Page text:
Tuesday, 2 April 2013
Craig - y - Llyn and Cwm Du
These great reports and photos in from Tom Gibbison who's been out at both Craig Y Llyn and Cwm Du over the bank holiday weekend. Photos are copyright Peter Derrett
Good Friday: I’d heard of an icefall over in Cwm Du (over the hill from Craig Cerrig Gleisiad) a few years ago. With a long weekend pending and Torpantau looking like it was going to have queues to rival a Cypriot cashpoint I persuaded my brother Ben and his mate Pete to come and check it out. The fall was in great nick and gave us two long and three short pitches of grade 3. At one point Ben commented that “This is better ice then the Ice Factor” and I couldn’t disagree, first time placements were the order of the day. It’s a lovely valley and we didn’t see a single person until the walk out. A cracking route – better and longer then Torpantau in my (entirely subjective) book.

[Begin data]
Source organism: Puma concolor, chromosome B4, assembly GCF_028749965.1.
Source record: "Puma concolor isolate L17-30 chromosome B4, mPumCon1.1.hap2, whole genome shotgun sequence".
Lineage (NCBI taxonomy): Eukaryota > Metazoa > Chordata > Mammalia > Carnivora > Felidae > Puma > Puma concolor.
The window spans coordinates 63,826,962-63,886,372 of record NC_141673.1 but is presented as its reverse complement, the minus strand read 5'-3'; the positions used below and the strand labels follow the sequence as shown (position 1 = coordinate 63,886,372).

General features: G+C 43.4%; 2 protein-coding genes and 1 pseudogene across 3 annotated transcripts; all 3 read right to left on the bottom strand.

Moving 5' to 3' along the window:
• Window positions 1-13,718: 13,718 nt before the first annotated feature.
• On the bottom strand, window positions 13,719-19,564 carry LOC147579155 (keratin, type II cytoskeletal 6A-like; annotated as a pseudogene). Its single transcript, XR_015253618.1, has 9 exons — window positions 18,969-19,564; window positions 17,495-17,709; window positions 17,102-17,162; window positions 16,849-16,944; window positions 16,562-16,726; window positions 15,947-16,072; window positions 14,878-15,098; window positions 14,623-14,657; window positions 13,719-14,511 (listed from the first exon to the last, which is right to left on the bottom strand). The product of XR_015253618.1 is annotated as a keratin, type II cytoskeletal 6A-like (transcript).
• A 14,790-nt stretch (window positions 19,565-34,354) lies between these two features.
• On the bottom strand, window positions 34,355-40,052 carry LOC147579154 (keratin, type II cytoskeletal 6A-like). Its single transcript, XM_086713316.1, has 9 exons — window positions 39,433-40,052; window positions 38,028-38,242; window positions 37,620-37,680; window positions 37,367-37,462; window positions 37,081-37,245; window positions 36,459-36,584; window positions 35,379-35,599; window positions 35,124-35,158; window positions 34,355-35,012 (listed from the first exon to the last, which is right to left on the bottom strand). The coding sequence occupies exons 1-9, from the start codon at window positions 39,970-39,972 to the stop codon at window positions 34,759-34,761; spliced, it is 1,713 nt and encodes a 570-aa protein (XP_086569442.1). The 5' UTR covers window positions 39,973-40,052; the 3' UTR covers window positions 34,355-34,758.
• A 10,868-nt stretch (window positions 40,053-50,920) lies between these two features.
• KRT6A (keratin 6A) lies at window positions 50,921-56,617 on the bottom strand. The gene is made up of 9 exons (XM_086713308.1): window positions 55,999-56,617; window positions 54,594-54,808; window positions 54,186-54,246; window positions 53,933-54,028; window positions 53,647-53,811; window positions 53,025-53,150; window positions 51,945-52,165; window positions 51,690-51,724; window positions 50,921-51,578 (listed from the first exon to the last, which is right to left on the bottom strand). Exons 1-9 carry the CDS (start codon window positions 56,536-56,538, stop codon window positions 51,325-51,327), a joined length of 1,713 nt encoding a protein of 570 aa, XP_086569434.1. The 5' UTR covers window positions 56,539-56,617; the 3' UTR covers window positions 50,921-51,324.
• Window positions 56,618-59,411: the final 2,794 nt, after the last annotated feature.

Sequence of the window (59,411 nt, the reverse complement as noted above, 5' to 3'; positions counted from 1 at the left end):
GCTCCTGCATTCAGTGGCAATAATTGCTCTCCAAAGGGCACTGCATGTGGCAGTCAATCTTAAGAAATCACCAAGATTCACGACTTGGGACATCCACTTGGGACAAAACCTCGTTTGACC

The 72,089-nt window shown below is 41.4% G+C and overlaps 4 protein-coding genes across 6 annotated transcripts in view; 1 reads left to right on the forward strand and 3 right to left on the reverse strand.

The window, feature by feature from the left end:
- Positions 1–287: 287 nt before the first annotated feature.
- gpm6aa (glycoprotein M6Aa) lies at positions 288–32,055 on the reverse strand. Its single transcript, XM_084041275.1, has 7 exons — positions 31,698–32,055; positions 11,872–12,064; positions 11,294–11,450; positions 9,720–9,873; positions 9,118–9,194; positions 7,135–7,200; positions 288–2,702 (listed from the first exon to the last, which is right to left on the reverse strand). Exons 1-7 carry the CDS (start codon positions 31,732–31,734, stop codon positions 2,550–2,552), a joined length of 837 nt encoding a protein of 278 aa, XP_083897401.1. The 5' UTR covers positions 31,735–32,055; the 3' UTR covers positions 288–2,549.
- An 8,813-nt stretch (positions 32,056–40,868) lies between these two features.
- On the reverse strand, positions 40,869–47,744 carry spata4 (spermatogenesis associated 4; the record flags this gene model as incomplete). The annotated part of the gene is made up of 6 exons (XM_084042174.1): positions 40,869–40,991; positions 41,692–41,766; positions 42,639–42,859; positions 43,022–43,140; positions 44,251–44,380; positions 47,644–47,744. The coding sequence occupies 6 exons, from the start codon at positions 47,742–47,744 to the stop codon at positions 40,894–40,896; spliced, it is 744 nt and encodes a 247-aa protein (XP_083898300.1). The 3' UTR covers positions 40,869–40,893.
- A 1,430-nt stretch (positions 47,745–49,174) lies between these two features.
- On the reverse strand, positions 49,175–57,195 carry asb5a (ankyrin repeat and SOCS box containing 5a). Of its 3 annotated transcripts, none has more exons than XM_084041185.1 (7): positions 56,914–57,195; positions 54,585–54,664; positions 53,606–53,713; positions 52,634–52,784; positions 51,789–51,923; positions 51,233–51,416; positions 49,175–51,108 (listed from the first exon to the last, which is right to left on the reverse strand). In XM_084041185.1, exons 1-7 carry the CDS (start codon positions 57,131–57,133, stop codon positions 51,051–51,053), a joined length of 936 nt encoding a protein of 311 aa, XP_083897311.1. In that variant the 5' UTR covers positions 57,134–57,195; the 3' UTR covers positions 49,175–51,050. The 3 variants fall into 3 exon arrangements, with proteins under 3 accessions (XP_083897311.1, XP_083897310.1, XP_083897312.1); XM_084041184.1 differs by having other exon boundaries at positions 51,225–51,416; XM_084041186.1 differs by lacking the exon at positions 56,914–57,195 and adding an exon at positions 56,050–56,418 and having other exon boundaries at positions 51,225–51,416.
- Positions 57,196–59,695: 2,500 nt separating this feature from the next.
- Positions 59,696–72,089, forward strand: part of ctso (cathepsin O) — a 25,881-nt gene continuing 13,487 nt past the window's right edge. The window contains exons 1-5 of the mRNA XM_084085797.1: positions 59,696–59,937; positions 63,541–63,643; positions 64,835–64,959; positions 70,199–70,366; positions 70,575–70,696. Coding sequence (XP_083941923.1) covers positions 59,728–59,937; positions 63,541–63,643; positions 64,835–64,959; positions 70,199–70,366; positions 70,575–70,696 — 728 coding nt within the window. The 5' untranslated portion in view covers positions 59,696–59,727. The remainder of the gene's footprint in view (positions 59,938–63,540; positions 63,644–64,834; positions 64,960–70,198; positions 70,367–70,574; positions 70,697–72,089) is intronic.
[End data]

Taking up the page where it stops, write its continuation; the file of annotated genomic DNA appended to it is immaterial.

Easter Monday: Craig y Llyn: On Monday we decided to check out Craig y Llyn. My Bro was working nights, so we enlisted a replacement in the small but perfectly formed shape of Jimbo, who seemed determined to kill himself by using a rather Heath-Robinson looking pair of home made axes. Leaving Bristol we were concerned that it was a bit warm as it hadn’t frozen overnight. Pulling up in the layby at the crag our concerns proved to be entirely unfounded, the earth was rock hard and the wind was bitter. There were only really two lines formed up, Douglas Gap and Iron Claws. We didn’t have a guide, so went straight for the tallest fall (turned out to be Iron Claws), it was stood at the bottom of this we noticed the big ice umbrellas on the top pitch. Jimbo had the scent of gnarl in his nostrils, and it took me some time to persuade him that we should warm up on Douglas Gap first. Some warm up! The first pitch was steep and very brittle, quite a surprise after the lovely plastic ice on Friday, all the more surprising was the fact that Jimbo’s home made axes seemed to work quite well. The rest of the route was easier, so we finished it quickly, abbed down the mankiest piece of cliff I’ve ever seen and went over to Iron Claws. Up close the ice umbrellas were even more crazy than they looked from the bottom. By the time I’d arrived at the stance at the bottom Pete and Jimbo had spotted a runnel leading right up under the biggest umbrella, where a neat sidestep under a rock overhang would take us round the side. This strategy was pretty successful with good ice and bomber turf just where you needed them most. We had to dodge the top 10 feet of the fall but there’s no way we were touching those umbrellas. Another quality pitch. Past about 2pm it was absolutely baltic, the easterly was howling up the gully and we were wearing our belay jackets to climb in. A cup of tea from the snack van at the top sorted us all out for the drive home. Happy days.